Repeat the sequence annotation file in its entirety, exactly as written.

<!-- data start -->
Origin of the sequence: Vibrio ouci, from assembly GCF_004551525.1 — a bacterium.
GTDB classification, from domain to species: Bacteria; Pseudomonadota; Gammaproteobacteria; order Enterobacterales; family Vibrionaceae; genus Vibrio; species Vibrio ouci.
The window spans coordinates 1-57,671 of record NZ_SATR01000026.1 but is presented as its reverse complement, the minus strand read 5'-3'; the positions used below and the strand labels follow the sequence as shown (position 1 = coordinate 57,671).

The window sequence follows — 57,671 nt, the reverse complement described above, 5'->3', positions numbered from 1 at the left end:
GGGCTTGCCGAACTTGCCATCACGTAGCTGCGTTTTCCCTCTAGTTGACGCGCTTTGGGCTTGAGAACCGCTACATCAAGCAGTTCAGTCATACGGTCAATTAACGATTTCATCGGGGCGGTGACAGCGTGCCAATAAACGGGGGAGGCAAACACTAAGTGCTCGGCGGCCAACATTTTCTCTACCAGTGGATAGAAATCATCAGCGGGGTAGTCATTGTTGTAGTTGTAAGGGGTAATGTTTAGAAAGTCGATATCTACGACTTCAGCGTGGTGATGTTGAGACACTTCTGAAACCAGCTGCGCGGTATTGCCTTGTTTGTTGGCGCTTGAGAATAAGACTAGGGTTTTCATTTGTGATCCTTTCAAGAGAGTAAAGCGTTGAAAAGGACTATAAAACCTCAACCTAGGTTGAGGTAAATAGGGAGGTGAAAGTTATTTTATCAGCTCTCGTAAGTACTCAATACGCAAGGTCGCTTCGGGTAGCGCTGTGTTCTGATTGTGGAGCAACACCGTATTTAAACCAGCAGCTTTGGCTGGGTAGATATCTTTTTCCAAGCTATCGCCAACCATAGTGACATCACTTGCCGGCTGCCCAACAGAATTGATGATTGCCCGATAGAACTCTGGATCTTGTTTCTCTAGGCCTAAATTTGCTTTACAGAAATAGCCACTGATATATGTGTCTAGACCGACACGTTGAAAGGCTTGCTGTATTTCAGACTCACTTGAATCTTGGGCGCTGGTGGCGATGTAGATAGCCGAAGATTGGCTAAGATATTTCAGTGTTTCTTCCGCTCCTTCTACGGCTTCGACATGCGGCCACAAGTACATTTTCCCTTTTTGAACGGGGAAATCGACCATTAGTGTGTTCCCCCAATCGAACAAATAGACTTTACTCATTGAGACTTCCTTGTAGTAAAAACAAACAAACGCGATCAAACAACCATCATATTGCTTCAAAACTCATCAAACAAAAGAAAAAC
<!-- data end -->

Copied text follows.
Origin of the sequence: Vibrio ouci, from assembly GCF_004551525.1 — a bacterium.
GTDB classification, from domain to species: Bacteria; Pseudomonadota; Gammaproteobacteria; order Enterobacterales; family Vibrionaceae; genus Vibrio; species Vibrio ouci.
The window spans coordinates 1-57,671 of record NZ_SATR01000026.1 but is presented as its reverse complement, the minus strand read 5'-3'; the positions used below and the strand labels follow the sequence as shown (position 1 = coordinate 57,671).

The window sequence follows — 57,671 nt, the reverse complement described above, 5'->3', positions numbered from 1 at the left end:
GGGCTTGCCGAACTTGCCATCACGTAGCTGCGTTTTCCCTCTAGTTGACGCGCTTTGGGCTTGAGAACCGCTACATCAAGCAGTTCAGTCATACGGTCAATTAACGATTTCATCGGGGCGGTGACAGCGTGCCAATAAACGGGGGAGGCAAACACTAAGTGCTCGGCGGCCAACATTTTCTCTACCAGTGGATAGAAATCATCAGCGGGGTAGTCATTGTTGTAGTTGTAAGGGGTAATGTTTAGAAAGTCGATATCTACGACTTCAGCGTGGTGATGTTGAGACACTTCTGAAACCAGCTGCGCGGTATTGCCTTGTTTGTTGGCGCTTGAGAATAAGACTAGGGTTTTCATTTGTGATCCTTTCAAGAGAGTAAAGCGTTGAAAAGGACTATAAAACCTCAACCTAGGTTGAGGTAAATAGGGAGGTGAAAGTTATTTTATCAGCTCTCGTAAGTACTCAATACGCAAGGTCGCTTCGGGTAGCGCTGTGTTCTGATTGTGGAGCAACACCGTATTTAAACCAGCAGCTTTGGCTGGGTAGATATCTTTTTCCAAGCTATCGCCAACCATAGTGACATCACTTGCCGGCTGCCCAACAGAATTGATGATTGCCCGATAGAACTCTGGATCTTGTTTCTCTAGGCCTAAATTTGCTTTACAGAAATAGCCACTGATATATGTGTCTAGACCGACACGTTGAAAGGCTTGCTGTATTTCAGACTCACTTGAATCTTGGGCGCTGGTGGCGATGTAGATAGCCGAAGATTGGCTAAGATATTTCAGTGTTTCTTCCGCTCCTTCTACGGCTTCGACATGCGGCCACAAGTACATTTTCCCTTTTTGAACGGGGAAATCGACCATTAGTGTGTTCCCCCAATCGAACAAATAGACTTTACTCATTGAGACTTCCTTGTAGTAAAAACAAACAAACGCGATCAAACAACCATCATATTGCTTCAAAACTCATCAAACAAAAGAAAAAC